The FBI announced Friday that Dylann Roof, the 21-year-old South Carolina man accused of killing nine Black people at Charleston’s Mother Emanuel AME church, should not have been able to purchase the gun used in the massacre.
A loophole in the background check allowed Roof to acquire the .45-caliber handgun, the New York Times reports. Roof, who was arrested in February and charged with possession of drugs, would have likely been denied if the flaw didn’t exist. The revelation has reignited a much-needed discussion about gun control and the effectiveness of background checks in America.
“We are all sick this happened,” FBI director James B. Comey said. “We wish we could turn back time.”
The fluke, the Times points out, isn’t exclusive to Roof’s case.
According to the New York Times:
Mr. Roof first tried to buy the gun on April 11, from a dealer in South Carolina. The F.B.I., which conducts background checks for gun sales, told the dealer not to proceed with the purchase because agents needed to do more investigating about Mr. Roof’s s criminal history.
Under federal law, the F.B.I. has three days to determine whether there is sufficient evidence to deny the purchase. If the bureau cannot come up with an answer, the purchaser can return to the dealer and buy the gun.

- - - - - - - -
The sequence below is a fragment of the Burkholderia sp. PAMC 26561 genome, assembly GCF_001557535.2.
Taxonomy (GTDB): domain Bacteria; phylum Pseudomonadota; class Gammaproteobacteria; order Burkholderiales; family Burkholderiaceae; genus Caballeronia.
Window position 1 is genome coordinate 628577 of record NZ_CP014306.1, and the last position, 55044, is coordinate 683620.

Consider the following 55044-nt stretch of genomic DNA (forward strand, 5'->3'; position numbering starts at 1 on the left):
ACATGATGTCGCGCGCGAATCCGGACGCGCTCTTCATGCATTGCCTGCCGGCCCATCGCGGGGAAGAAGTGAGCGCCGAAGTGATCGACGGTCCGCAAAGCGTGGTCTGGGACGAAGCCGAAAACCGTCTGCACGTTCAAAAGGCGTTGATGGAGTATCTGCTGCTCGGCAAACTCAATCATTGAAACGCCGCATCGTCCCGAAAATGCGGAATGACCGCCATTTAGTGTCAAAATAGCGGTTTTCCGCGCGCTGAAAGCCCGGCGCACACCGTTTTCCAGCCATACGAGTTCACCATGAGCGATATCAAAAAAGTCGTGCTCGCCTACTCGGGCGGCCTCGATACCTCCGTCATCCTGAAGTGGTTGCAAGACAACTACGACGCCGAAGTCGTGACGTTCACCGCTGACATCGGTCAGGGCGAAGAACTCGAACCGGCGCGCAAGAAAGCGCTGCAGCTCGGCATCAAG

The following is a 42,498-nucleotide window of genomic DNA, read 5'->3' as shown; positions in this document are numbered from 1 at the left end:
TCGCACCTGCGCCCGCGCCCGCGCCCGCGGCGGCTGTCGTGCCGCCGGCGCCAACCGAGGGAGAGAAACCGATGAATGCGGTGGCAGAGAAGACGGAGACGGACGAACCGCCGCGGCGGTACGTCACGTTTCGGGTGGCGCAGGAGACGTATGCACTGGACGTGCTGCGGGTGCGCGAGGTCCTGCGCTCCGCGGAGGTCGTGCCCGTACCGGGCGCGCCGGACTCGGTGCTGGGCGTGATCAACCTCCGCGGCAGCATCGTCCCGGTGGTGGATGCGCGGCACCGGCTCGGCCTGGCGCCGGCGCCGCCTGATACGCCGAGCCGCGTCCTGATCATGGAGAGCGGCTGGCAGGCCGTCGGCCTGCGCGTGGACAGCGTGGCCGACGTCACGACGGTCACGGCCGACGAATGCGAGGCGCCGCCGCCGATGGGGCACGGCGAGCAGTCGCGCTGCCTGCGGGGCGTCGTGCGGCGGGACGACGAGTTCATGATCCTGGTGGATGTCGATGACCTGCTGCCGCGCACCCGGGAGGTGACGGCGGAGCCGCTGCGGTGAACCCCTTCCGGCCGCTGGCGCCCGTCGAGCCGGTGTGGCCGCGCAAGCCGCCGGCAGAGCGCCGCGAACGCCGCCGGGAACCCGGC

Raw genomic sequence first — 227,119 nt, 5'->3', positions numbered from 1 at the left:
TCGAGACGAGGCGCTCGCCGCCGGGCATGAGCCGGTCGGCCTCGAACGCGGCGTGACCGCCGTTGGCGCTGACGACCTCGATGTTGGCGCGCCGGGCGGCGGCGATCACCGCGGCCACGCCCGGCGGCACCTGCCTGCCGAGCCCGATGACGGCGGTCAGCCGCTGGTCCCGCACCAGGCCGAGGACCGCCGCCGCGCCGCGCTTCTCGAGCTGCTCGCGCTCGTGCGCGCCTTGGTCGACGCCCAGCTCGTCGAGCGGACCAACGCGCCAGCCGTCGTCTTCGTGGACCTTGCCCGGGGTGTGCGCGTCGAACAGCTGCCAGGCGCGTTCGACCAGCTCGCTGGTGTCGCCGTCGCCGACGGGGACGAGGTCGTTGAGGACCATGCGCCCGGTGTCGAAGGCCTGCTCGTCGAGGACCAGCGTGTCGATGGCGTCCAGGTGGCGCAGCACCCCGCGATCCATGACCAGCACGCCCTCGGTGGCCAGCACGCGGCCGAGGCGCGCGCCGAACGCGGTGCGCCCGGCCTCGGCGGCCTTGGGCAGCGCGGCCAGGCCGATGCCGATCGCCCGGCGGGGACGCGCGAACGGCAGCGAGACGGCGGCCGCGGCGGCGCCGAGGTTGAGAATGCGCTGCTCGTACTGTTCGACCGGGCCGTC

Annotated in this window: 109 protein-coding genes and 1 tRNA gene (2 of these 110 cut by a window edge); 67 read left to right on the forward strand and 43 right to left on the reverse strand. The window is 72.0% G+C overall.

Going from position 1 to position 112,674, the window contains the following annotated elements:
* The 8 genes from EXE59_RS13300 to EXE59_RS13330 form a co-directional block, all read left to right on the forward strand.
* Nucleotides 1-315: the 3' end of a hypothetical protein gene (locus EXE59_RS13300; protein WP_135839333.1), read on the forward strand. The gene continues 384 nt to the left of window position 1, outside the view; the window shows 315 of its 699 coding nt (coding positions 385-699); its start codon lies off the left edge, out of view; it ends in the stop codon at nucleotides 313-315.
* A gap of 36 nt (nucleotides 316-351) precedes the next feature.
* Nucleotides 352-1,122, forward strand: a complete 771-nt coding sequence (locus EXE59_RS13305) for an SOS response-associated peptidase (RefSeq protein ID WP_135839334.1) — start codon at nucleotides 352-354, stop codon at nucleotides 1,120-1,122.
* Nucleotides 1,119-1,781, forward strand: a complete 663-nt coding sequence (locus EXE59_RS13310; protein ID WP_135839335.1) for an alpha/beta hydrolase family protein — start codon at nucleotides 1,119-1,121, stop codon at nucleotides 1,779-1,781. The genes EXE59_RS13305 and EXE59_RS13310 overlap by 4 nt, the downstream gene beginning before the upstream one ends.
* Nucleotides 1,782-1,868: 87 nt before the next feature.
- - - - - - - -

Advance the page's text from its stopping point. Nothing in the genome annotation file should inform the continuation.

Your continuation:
In the case of Mr. Roof, the F.B.I. failed to gain access to a police report in which he admitted to having been in possession of a controlled substance, which would have disqualified him from purchasing the weapon. His application not resolved within the three-day limit, he returned to store and was sold the gun.
Smaller stores around the nation are likely to sell a firearm within the three days if they don’t hear a word from the FBI. Walmart and other major retailers, however, will not. In Roof’s case, the accused gunman purchased the gun some 25 miles away from his home. He would later use it in the AME shooting that took the lives of nine people as they attended a prayer meeting, authorities said.
The National Instant Criminal Background Check System (NICS), the platform used by the FBI to operate background checks, has presented issues before. Loopholes have been discovered in the past; in one case, a flaw allowed thousands who would normally be prohibited to legally purchase weapons.
The program is also based on a law that “relied on an outdated definition that applies only to those who are deemed mentally ill by a court,” NBC writes.